• Please understand I am not trained as a therapist. Please do not rely on words in this space to make your own major or minor decisions.

As always, readers are encouraged to weigh in thoughtfully and respectfully. I ask everyone to remember that this is a teaching endeavor rather than a shaming endeavor, and that we aim to bring light rather than heat. It’s my belief that people do the best they can with what they have to work with, and our goal is to give folks more to work with.

Send in your own question for possible inclusion. Subscribe so you don’t miss anything.

Diving into Summer at Water World

The other day I took the kids and a friend each to Water World, a HUUUUGE water park just north of Denver that’s been serving families since I was a kid.

It’s nice once in awhile to be the Cool Mom. Often I’m the task master, making sure that each summer day has a bit of care and attention to the kids’ minds, their bodies, and our house/yard (translation: not on screens all day). When Water World invited us to come for Blogger Week, all of us were excited.

Disclosure: we were guests of the water park.

We parked (free!) and lugged our stuff in. We were allowed to bring in our own picnic, though the water in my bottle was dumped out at a security check point (apparently, people have tried to sneak in vodka.)

In past years, my kids have gravitated toward the milder rides. But now, as a tween and a teen, they headed right for the steep, whirly, swirly, wavy, deep, action-packed water rides that exceed my meager level of courage. Both Tessa and Reed recommend the Mile High Flyer, which you can experience via video by clicking.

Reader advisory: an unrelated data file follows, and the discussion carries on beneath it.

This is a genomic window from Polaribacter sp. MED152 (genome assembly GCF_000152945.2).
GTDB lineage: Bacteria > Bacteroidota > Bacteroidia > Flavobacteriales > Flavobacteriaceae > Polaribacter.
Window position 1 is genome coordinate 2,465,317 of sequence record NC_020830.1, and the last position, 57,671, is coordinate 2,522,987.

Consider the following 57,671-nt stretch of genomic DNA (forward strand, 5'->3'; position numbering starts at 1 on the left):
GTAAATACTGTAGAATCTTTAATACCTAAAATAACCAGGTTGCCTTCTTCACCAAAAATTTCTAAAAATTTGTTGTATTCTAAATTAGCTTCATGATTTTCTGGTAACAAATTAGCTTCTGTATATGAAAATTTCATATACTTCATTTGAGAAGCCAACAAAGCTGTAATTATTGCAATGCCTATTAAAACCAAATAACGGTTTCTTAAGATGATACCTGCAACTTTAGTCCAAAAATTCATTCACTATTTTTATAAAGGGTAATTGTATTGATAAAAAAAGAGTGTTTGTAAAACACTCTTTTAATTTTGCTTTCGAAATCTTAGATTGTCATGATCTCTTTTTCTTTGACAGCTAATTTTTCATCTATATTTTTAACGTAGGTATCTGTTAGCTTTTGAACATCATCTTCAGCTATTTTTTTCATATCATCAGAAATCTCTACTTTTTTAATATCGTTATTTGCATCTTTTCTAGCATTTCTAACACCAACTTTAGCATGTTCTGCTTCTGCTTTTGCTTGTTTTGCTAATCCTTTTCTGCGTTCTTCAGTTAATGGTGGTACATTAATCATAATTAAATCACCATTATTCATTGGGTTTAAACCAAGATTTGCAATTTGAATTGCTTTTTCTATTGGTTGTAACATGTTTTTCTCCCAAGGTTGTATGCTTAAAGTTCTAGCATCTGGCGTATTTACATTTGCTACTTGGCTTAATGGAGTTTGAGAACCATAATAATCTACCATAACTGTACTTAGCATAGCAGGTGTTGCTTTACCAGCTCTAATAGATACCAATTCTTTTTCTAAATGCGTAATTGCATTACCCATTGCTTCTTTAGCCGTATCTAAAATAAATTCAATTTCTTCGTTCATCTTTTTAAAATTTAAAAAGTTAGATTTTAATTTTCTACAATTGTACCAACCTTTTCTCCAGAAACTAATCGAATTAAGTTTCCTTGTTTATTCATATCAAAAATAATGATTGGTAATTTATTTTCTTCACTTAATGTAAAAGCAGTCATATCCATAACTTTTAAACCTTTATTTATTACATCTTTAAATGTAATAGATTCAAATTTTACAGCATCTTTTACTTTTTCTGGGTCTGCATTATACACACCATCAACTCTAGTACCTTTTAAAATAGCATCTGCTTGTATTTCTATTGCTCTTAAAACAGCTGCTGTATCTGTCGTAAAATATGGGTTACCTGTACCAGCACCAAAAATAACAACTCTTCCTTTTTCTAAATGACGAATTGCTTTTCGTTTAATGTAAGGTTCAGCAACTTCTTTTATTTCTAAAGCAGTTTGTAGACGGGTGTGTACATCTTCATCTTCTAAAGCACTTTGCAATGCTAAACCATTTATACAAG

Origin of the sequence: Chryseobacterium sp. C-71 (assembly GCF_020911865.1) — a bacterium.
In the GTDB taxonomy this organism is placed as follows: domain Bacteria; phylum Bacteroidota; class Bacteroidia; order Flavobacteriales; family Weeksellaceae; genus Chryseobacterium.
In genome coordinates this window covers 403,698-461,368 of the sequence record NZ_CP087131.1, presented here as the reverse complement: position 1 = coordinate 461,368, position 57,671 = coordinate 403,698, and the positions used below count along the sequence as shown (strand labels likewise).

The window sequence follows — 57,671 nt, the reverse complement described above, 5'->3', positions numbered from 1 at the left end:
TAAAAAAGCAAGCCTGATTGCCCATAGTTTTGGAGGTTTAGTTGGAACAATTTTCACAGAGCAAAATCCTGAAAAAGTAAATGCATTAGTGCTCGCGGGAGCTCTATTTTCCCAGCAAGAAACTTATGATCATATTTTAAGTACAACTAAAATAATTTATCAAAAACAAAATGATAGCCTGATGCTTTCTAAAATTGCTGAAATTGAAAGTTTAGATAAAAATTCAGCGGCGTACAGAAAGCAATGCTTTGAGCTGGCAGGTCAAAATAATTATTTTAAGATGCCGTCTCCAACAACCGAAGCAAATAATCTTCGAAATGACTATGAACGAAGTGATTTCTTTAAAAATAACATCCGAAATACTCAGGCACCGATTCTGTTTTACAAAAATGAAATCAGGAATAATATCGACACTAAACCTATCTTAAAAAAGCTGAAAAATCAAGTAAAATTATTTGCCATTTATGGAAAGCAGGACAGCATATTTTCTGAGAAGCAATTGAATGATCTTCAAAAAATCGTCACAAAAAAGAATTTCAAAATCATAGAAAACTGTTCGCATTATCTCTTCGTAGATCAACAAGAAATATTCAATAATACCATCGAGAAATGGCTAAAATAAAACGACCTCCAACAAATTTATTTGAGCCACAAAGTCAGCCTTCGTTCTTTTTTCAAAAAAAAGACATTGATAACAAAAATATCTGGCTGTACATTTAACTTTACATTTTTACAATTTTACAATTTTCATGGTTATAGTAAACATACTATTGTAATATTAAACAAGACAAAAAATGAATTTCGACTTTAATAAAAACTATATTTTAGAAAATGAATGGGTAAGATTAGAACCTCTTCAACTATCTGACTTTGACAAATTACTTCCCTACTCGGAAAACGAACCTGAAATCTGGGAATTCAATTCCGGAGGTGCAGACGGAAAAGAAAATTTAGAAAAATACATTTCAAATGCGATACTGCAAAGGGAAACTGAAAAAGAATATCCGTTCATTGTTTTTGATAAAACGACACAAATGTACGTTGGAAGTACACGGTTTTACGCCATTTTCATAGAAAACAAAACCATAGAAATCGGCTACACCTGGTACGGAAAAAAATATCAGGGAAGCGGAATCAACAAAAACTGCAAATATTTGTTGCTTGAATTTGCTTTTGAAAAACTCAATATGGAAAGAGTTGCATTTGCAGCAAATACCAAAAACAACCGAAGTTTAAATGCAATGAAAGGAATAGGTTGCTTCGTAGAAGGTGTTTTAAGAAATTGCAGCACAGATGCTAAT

water world slidewater world refreshwater world funimages via Water World

A storm moved through mid-afternoon, so we took cover under one of the many sheltered areas. We looked at empty Thunder Bay wave pool and the dark storm clouds and joked about being caught in a sharknado.

True to Colorado, though — if you don’t like the weather, wait 10 (or 30) minutes, which I’ve heard said about dozens of other places — the sun came and we continued having fun.  If the sun hadn’t reappeared, Water World would have issued us rain checks to come again another day.

We finished up tired and happy. Can’t ask for a better way to spend a summer day. As for being a Cool Mom the rest of the summer?

1 day down, 77 to go.

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This post is part of #Microblog Mondays? What’s that? A post that is not too long. Head over to Stirrup Queens to join the fun.

Open adoption parenting & mindful living